The water is crystalline, the sand is whiter than white, and elegantly bent palm trees sway in the breeze. This is how the Seychelles markets itself: as “another world.” Tourism is the mainstay of this heavenly island, averaging 20 percent of GDP and 60 percent of foreign exchange earnings.
But given the climate crisis, prospects are dim for climate-vulnerable island nations like the Seychelles. Half of its population lives in coastal areas directly exposed to rising ocean levels, coastal erosion, flooding, and erratic rainfall. The island is also heavily dependent on agriculture, with 70 percent of crops located in the coastal areas and subject to increasingly common saltwater tidal surges. The rising waters thus threaten the livelihoods of the people of Seychelles, as well as the existence of the island itself.
According to projections by the Intergovernmental Panel on Climate Change, many of these island nations are likely to disappear by the end of 21st century. One reason may be the increasing scarcity of fresh water sources. “The Seychelles, in particular, is almost entirely dependent on surface water and therefore highly vulnerable,” revealed the UN Framework Convention on Climate Change. The future of this paradise isn't as immediately dire as the Maldives, its fellow member of the Alliance of Small Islands States (AOSIS) formed in the lead-up to the Copenhagen Climate Summit. The lowest country on the planet, the Maldives has a maximum ground level of 7.5 feet.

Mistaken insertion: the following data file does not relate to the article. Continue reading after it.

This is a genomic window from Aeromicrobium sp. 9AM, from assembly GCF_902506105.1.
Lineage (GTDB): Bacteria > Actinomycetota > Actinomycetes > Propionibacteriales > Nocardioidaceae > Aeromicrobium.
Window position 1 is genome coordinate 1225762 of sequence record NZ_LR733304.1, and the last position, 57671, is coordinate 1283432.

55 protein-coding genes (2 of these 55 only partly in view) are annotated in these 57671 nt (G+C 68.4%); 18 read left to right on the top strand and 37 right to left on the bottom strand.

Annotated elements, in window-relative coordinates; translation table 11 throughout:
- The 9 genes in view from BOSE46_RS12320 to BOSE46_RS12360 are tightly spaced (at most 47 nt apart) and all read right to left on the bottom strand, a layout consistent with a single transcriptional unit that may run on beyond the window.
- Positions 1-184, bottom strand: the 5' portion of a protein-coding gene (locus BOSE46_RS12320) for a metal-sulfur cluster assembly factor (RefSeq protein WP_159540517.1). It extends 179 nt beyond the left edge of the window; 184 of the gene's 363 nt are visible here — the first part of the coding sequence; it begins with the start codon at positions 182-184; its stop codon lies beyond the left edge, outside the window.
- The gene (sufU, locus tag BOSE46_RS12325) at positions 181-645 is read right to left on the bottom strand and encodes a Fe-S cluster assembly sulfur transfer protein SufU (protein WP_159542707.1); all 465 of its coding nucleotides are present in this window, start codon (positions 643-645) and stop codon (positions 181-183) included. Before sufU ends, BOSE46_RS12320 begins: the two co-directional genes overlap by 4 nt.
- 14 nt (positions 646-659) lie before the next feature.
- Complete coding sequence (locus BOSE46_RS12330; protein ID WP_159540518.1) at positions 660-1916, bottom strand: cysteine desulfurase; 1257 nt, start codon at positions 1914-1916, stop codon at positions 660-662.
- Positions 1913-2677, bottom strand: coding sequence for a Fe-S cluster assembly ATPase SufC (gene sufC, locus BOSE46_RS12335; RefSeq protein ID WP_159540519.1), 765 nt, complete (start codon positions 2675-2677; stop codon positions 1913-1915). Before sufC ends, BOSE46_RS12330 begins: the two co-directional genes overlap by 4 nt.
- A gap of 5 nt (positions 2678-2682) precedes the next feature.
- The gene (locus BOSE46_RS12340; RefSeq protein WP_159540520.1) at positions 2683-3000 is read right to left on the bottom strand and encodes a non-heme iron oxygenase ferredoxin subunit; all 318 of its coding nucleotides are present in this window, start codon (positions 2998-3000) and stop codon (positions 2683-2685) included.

The sad irony, however, is that despite producing little in the way of carbon emissions, both island nations may have contributed to their own demise. After all, the Seychelles and the Maldives share the same secret underpinning to their respective economies. More than 50 percent of AOSIS members are secrecy jurisdictions, misleadingly labeled as offshore centers and tax havens. These economies—characterized by opaque legal and financial services ensuring little or no disclosure, high levels of client confidentiality, and few requirements for substantial economic activity—are recipients of illicit capital. These laundered profits have been siphoned from resource-rich but artificially impoverished developing nations.
Such island hubs act as key facilitators of the network by providing offshore financial services, remotely controlled from onshore head offices such as the City of London. Mobile units of lawyers, bankers, and accountants serve as the intermediaries between white-gloved multinationals and black-gloved political elites. The money that could otherwise go toward reducing the carbon footprint of multinationals and funding sustainable development in developing countries is instead sunk in island accounts. And that money may well end up sinking the islands themselves.
Islands of Money